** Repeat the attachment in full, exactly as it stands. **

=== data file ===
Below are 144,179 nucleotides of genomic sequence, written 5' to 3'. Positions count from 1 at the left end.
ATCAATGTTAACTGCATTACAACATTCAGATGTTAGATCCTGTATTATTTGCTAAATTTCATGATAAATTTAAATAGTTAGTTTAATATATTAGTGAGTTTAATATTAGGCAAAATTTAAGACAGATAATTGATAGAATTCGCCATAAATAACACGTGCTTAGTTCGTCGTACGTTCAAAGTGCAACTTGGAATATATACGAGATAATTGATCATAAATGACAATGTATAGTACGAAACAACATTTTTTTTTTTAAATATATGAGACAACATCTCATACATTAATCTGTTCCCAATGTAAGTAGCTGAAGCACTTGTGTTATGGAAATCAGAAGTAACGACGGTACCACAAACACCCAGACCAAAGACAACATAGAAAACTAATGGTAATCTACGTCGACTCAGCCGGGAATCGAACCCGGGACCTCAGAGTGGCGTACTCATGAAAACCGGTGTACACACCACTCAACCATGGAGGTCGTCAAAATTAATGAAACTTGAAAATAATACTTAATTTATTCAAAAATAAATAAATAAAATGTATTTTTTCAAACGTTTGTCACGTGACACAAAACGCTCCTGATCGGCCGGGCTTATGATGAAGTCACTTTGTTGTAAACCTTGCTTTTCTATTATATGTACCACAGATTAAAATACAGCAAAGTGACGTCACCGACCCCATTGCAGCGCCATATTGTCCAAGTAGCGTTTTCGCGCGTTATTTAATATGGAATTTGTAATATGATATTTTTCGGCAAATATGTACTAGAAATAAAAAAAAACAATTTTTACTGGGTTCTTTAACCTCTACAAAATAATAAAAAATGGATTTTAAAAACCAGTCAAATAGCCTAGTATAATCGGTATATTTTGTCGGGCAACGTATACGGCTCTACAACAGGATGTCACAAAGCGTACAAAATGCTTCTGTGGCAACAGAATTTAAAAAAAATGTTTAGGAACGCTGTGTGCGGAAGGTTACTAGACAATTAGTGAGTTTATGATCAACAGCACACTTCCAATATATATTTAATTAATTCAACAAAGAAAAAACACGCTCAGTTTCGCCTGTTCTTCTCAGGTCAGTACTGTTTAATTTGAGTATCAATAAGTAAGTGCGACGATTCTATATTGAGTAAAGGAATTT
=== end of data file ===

Below are 144,179 nucleotides of genomic sequence, written 5' to 3'. Positions count from 1 at the left end.
ATCAATGTTAACTGCATTACAACATTCAGATGTTAGATCCTGTATTATTTGCTAAATTTCATGATAAATTTAAATAGTTAGTTTAATATATTAGTGAGTTTAATATTAGGCAAAATTTAAGACAGATAATTGATAGAATTCGCCATAAATAACACGTGCTTAGTTCGTCGTACGTTCAAAGTGCAACTTGGAATATATACGAGATAATTGATCATAAATGACAATGTATAGTACGAAACAACATTTTTTTTTTTAAATATATGAGACAACATCTCATACATTAATCTGTTCCCAATGTAAGTAGCTGAAGCACTTGTGTTATGGAAATCAGAAGTAACGACGGTACCACAAACACCCAGACCAAAGACAACATAGAAAACTAATGGTAATCTACGTCGACTCAGCCGGGAATCGAACCCGGGACCTCAGAGTGGCGTACTCATGAAAACCGGTGTACACACCACTCAACCATGGAGGTCGTCAAAATTAATGAAACTTGAAAATAATACTTAATTTATTCAAAAATAAATAAATAAAATGTATTTTTTCAAACGTTTGTCACGTGACACAAAACGCTCCTGATCGGCCGGGCTTATGATGAAGTCACTTTGTTGTAAACCTTGCTTTTCTATTATATGTACCACAGATTAAAATACAGCAAAGTGACGTCACCGACCCCATTGCAGCGCCATATTGTCCAAGTAGCGTTTTCGCGCGTTATTTAATATGGAATTTGTAATATGATATTTTTCGGCAAATATGTACTAGAAATAAAAAAAAACAATTTTTACTGGGTTCTTTAACCTCTACAAAATAATAAAAAATGGATTTTAAAAACCAGTCAAATAGCCTAGTATAATCGGTATATTTTGTCGGGCAACGTATACGGCTCTACAACAGGATGTCACAAAGCGTACAAAATGCTTCTGTGGCAACAGAATTTAAAAAAAATGTTTAGGAACGCTGTGTGCGGAAGGTTACTAGACAATTAGTGAGTTTATGATCAACAGCACACTTCCAATATATATTTAATTAATTCAACAAAGAAAAAACACGCTCAGTTTCGCCTGTTCTTCTCAGGTCAGTACTGTTTAATTTGAGTATCAATAAGTAAGTGCGACGATTCTATATTGAGTAAAGGAATTT